There are numerous images of the neighborhood in the postwar period, when it was one of many historically African-American urban communities that were gradually being displaced by a host of renewal schemes. The Temples’ home for more than a century would fall to the wrecking ball when Indiana University-Purdue University, Indianapolis (IUPUI) was expanding in the late 1970’s. The city of Indianapolis was simultaneously razing a host of businesses along Indiana Avenue, and in the 1960’s the interstate was being constructed through the predominately African-American near-Westside while it sliced through much of the eastside and southside as well. As blocks of buildings fell along Indiana Avenue in the 1970’s the city also lobbied for the demolition of Lockefield Gardens, which closed in 1976. Lockefield was a segregated Public Works Administration community that opened in 1938 across the street from 550 Minerva Street, with School 24 in its midst. In July, 1983 demolition finally removed all but seven of the original Lockefield buildings. Read the rest of this entry
In 1908 Confederate Veteran reported that a “movement was inaugurated to erect a monument on the campus of the University at Chapel Hill to the boys who put aside their books and doffed uniforms, shouldered their guns, and went to the front in defense of a cause their fathers knew to be right.” That ambition to commemorate the University’s Confederate heritage placed Chapel Hill among many early 20th-century Southern communities memorializing the vanquished Confederacy. A thousand people eventually gathered in June, 1913 “under the oaks of the University campus” to dedicate the memorial to the University of North Carolina’s Confederate soldiers, one of 23 Confederate monuments dedicated in the US in 1913. That monument today known as “Silent Sam” was one of 185 monuments erected at the height of Confederate memorialization between 1909 and 1913 (compare the Southern Poverty Law Center’s inventory of Confederate monuments Google doc). The Chapel Hill dedication came a half century after Gettysburg, when Jim Crow segregation was firmly entrenched in the South and a spirit of White reconciliation characterized much of the spirit of public discourse between North and South. A month after the Chapel Hill ceremony, Confederate veterans (including several Chapel Hill speakers) would gather at Gettysburg with their former combatants in one of the most public statements of shifting regional sentiments and White reconciliation.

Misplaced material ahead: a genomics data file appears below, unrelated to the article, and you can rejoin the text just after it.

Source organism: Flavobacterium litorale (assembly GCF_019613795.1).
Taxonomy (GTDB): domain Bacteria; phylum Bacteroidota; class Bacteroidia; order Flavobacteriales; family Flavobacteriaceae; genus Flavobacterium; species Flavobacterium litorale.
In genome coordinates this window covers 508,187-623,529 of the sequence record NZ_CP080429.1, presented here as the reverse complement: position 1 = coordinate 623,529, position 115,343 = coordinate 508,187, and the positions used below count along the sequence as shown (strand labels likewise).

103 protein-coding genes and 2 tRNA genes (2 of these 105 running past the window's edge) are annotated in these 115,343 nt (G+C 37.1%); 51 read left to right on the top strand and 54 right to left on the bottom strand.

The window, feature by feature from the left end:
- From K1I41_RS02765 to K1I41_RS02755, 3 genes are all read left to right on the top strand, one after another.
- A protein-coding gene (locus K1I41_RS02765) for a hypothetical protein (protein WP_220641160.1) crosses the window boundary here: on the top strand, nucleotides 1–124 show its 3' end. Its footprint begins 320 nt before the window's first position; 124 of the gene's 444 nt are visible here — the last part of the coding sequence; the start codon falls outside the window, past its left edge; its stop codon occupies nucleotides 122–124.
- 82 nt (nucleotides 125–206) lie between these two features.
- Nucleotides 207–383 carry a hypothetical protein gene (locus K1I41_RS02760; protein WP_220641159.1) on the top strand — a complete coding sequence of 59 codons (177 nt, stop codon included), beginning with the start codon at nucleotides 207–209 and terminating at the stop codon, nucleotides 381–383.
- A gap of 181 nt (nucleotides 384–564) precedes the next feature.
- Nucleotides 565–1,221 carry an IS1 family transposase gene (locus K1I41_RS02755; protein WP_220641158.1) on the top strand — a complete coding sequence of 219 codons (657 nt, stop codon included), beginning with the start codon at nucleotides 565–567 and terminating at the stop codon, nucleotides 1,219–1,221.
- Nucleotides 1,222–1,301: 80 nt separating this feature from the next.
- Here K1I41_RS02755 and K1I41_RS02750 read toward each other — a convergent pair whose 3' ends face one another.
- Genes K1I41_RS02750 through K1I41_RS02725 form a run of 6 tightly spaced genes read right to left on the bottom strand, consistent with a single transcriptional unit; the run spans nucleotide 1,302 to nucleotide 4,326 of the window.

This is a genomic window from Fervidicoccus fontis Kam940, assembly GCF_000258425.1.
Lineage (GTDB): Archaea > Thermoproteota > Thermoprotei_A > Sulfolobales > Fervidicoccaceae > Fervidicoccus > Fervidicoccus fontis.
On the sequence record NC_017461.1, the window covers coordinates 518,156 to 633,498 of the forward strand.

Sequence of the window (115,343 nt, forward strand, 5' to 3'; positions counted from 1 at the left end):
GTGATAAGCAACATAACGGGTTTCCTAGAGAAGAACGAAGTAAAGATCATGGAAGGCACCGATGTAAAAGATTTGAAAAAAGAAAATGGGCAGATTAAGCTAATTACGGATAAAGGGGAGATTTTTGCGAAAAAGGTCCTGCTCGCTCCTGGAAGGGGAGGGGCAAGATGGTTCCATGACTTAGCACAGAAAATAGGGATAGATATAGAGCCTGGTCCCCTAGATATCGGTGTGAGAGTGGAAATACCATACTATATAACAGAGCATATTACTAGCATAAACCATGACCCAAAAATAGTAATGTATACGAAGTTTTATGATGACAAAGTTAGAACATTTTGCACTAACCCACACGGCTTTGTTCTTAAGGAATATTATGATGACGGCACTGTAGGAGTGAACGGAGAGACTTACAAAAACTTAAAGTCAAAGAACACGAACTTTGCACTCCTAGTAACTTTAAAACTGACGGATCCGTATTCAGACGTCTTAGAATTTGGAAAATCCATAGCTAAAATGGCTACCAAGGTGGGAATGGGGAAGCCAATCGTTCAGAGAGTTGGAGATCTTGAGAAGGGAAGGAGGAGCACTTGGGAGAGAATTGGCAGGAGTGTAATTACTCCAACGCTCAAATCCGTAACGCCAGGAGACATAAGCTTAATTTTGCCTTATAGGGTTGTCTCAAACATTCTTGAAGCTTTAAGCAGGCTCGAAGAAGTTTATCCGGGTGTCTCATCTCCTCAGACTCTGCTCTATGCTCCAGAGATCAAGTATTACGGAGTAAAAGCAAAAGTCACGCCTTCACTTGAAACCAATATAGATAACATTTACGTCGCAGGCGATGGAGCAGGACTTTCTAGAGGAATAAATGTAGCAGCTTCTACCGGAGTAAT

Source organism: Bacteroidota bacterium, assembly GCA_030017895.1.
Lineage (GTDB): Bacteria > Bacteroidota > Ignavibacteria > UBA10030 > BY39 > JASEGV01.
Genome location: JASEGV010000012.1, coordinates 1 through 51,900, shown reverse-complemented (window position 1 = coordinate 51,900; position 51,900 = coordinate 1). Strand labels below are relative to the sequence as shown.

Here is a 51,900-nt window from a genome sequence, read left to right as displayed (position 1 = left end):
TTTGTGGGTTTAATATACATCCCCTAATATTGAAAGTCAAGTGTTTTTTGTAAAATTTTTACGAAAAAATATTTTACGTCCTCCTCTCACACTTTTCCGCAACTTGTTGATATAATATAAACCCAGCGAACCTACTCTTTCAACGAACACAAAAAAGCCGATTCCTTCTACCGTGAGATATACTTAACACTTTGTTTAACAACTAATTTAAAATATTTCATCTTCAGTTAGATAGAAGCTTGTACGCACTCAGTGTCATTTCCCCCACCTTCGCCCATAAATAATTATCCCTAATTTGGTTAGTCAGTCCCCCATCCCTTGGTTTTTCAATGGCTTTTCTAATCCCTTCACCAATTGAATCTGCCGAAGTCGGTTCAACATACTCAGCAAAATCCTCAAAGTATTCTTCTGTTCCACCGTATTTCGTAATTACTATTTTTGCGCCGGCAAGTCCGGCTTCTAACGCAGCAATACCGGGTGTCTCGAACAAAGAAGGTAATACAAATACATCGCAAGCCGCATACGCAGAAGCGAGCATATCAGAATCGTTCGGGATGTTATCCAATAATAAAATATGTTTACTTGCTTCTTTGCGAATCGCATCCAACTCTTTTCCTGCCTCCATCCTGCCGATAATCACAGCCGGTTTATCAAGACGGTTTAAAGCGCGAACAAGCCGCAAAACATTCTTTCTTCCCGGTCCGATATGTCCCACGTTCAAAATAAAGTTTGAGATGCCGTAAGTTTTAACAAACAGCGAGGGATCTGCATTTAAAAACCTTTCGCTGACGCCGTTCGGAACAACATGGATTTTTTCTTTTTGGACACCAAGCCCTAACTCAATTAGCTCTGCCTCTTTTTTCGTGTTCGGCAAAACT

Last week that Chapel Hill monument was toppled during a protest, and activism to remove the monument reveals some familiar divides over Confederate material heritage while it reflects the distinctive 21st-century contours of that discourse. On the one hand, the discussion in Chapel Hill illuminates how digitized historical data has shaped an increasingly well-informed discourse over the Confederacy’s memorial landscape. We know an enormous amount about the men and women who spearheaded the movement to erect the Chapel Hill memorial as well as the history of the monument space in the subsequent century, primarily because of the UNC Archives’ thorough documentation of the monument’s heritage. On the other hand, much of the defense of such monuments remains firmly committed to the same neo-Confederate ideology that was hatched in the late-19th and early 20th centuries, and the University and many of North Carolina’s highest elected officials have been reluctant if not militantly resistant to uprooting the monument. Read the rest of this entry